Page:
Can’t tell if this is a rant or a lament. That may be evidence that I badly need to get out of the house and go camping or it may signal something about this extraordinary age. Probably both.
That’s when I got the idea about sleeping out in the forest: pine needle pillow; pricks of stars visible through the jagged, vertical pines; shadows. Hoots and cricks, some scary, some soothing but all better than the eternal thrum of the AC system and its chill result. What are we? Slabs of meat in the walk-in cooler waiting for the sous chef to grab and fry? The heat knows no bounds. Or at least, previous bounds exceeded. 90, 91, 95, 97. Even the dog gets tired after a block.
I drape my bra on the back of my chair — convention set aside. Where am I going anyway? I can speak to a neighbor at the lot line with my arms across my chest.
The deck at night offers no alternative because of all the AC generators littering yards nearby, thrumming into action at regular intervals. Plus traffic two blocks over. You don’t hear traffic in the daylight because of all the suburban sounds of improvement and maintenance — yawing, sawing, polishing, blowing, hammering, trimming, and trucks, trucks, trucks.
The place of my birth always lies to the north or west. Where I write in community in August quite nearly on top of my birth town and so the geography speaks to home as little else can. When no single school, no single neighborhood, not one state, even, claims your history, let the rolling hills and the clinging mists at dawn speak to home. Those hills. Old, old mountains. Not the majesty of young upstarts like the Rockies, but the soothing ancient rolls of tree-covered dirt and stone. That’s where I’d like to sleep.
After a long solitary walk away from the conference center’s line of Adirondack chairs. A creeping fear of bears. A constant look-out for the bite of a tick. Scraping through damp grasses until shadow and branch take over. What happened to our primitive selves — the musculature of the hunt, the wary nervous systems of vigilance?
We’ve been scrambled. First by too many interior hours, then by a wicked remove from food sources and now by the glowing blue light of our devices. How many sleepless nights do I succumb to the news feed — holding the phone above my head, working my arm a little, my thumb a lot, knowing the whole while that I’m entering an insomniac’s hell — a damnation so complete that it might keep me awake until the early doves start calling out to each other and the passerines twitter with their timeless chatter. If the eyes manage to close at three, the continued scroll under the eyelids represents a modern form of torture — not just for the delivery system with its pituitary-disturbing glare, but because of the tsunami of terrifying content.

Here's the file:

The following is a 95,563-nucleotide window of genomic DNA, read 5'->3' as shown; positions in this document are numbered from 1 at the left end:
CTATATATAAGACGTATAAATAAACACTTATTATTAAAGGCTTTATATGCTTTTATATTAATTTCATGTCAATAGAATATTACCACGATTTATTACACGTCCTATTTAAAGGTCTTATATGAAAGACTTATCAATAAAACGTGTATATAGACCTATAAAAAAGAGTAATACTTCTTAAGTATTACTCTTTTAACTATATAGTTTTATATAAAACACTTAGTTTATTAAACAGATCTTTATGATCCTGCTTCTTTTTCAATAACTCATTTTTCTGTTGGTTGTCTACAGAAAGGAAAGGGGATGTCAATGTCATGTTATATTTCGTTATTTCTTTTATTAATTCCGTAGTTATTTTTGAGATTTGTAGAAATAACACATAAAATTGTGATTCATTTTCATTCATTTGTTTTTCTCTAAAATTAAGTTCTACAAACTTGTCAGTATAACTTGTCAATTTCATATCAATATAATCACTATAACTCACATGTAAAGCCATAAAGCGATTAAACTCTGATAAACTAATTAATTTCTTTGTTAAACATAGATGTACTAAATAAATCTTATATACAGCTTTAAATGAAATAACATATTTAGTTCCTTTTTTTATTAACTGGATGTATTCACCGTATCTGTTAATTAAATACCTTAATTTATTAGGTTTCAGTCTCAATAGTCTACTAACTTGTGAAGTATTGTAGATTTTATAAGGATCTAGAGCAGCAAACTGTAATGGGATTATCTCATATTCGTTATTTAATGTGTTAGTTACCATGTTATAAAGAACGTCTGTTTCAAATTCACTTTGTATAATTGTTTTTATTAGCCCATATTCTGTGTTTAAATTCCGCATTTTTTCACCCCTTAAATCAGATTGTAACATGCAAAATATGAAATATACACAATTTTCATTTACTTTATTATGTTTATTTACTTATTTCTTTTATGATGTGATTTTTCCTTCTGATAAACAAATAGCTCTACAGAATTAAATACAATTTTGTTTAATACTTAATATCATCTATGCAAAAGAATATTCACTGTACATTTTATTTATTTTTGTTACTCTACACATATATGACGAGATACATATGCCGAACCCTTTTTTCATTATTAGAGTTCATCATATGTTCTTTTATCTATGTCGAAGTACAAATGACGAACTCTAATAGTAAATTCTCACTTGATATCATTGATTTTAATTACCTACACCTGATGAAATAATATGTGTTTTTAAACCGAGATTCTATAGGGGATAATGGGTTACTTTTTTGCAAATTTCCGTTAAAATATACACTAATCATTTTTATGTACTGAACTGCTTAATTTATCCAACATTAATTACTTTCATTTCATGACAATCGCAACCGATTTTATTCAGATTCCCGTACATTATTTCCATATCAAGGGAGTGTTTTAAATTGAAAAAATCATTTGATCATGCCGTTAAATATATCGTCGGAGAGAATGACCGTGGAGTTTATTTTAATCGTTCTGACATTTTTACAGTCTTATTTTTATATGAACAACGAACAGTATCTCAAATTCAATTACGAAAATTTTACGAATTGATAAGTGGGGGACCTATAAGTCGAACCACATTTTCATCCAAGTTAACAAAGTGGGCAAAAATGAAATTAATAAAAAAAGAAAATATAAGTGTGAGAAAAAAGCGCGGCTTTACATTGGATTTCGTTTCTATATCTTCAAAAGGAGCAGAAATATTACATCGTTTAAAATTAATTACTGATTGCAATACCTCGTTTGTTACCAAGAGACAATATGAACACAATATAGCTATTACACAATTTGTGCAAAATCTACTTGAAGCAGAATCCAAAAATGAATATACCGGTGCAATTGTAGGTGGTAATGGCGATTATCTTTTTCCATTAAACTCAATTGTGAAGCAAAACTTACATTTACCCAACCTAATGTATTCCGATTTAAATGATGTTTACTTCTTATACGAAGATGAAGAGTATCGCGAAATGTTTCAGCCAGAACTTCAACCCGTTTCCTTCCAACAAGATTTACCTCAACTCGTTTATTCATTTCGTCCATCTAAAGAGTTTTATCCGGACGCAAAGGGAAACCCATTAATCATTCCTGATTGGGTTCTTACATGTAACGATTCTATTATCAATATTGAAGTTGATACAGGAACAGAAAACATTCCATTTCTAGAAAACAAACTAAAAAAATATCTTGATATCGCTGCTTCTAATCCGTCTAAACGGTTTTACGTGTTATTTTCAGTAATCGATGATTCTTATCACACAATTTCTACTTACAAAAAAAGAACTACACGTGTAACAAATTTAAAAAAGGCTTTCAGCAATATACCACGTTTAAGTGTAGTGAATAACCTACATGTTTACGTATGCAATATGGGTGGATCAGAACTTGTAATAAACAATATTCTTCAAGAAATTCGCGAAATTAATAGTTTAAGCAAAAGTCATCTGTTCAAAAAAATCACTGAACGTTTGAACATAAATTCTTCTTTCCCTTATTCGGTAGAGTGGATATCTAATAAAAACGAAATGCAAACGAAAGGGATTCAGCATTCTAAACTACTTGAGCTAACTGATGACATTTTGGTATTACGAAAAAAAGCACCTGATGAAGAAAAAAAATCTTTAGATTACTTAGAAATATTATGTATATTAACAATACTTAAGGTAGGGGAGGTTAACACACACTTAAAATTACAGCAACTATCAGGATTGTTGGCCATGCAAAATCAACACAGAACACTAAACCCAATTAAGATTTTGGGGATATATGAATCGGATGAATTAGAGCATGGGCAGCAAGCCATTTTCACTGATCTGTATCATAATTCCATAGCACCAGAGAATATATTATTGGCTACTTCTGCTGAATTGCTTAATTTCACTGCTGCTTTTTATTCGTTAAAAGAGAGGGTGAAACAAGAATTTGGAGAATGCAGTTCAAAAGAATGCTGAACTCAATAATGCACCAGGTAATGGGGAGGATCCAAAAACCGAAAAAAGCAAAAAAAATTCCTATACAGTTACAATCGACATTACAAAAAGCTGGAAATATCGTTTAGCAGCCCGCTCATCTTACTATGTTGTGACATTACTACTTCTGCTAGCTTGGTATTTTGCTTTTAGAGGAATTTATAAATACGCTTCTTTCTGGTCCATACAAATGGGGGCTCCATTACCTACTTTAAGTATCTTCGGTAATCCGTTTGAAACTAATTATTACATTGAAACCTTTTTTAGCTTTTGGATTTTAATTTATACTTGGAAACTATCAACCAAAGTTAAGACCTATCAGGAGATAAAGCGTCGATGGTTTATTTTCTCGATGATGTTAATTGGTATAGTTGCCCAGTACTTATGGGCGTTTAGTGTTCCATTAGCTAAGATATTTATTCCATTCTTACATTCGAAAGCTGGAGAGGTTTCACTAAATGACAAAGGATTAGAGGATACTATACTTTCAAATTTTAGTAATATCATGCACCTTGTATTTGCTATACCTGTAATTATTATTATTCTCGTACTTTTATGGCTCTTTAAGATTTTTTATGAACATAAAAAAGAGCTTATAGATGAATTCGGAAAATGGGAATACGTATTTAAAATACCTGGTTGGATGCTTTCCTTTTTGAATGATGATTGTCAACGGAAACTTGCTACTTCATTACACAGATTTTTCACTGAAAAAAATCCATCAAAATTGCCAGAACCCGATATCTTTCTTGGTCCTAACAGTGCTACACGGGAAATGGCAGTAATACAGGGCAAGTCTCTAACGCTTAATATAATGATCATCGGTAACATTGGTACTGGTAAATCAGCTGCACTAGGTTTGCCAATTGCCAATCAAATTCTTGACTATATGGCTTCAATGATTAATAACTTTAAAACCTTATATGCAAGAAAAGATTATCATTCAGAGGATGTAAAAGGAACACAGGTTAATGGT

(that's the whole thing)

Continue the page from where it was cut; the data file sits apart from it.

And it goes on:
We are fourteen Reichstag fires into the creation of a fascist state. We are frogs, boiled, boiled, boiled. We are pretend pundits, all, twittering our outrage in fear and pretend hope that something, ANYTHING, we do might forestall the total collapse of the Republic.
How much, then, I might prefer the clicking rattle of a venomous snake or the crackling approach of a large mammal to lying in bed in the glare of news. Dying riddled with poison or after being mauled by a bear, alone and in pain, somehow more right than the accretion of damage to our nervous systems wrought by today and tomorrow’s political fuckery, which of course is not merely political, but personal. DID 1970’S RADICAL FEMINISM TEACH US NOTHING?
So okay, those circles of advocacy were hideously, egregiously white, but now here we are all, arms extended to any and all who would prefer liberty, or let’s say “so-so democracy,” to kleptocracy, hoping to grab each other and sing, not unlike the yellow-shirted moms in Portland trying to protect protesters with their bodies, which is what good moms have always done — tried to protect their young with their bodies. Look how they turn the BLM chant into a lullaby — “hands up, please don’t shoot” — knowing how the nasty, cameo-clad soldiers must not be angered and really, must be soothed.
I’ll sue, you’ll sue, the AG’ll sue, the ACLU will sue — but the delays and the chances of meeting a radical, unqualified right winger on the bench grow by the minute. We’re frogs. We’re boiled. Our organs are near to exploding.
Let me walk, therefore, barefoot on rocks still warm with summer sun and risk disturbing a rattlesnake. Let me enter the deep, cool shade of the forest and lie down there as the sky inks black. Let me be surrounded by the old sounds, even if bringing ancient fear with them. Let me lay my head in the bracken ferns, aware that I crush a few fronds for my comfort, but prepared to do so to save my soul.
- Collage above made sometime between Zimmerman’s acquittal and Michael Brown’s death.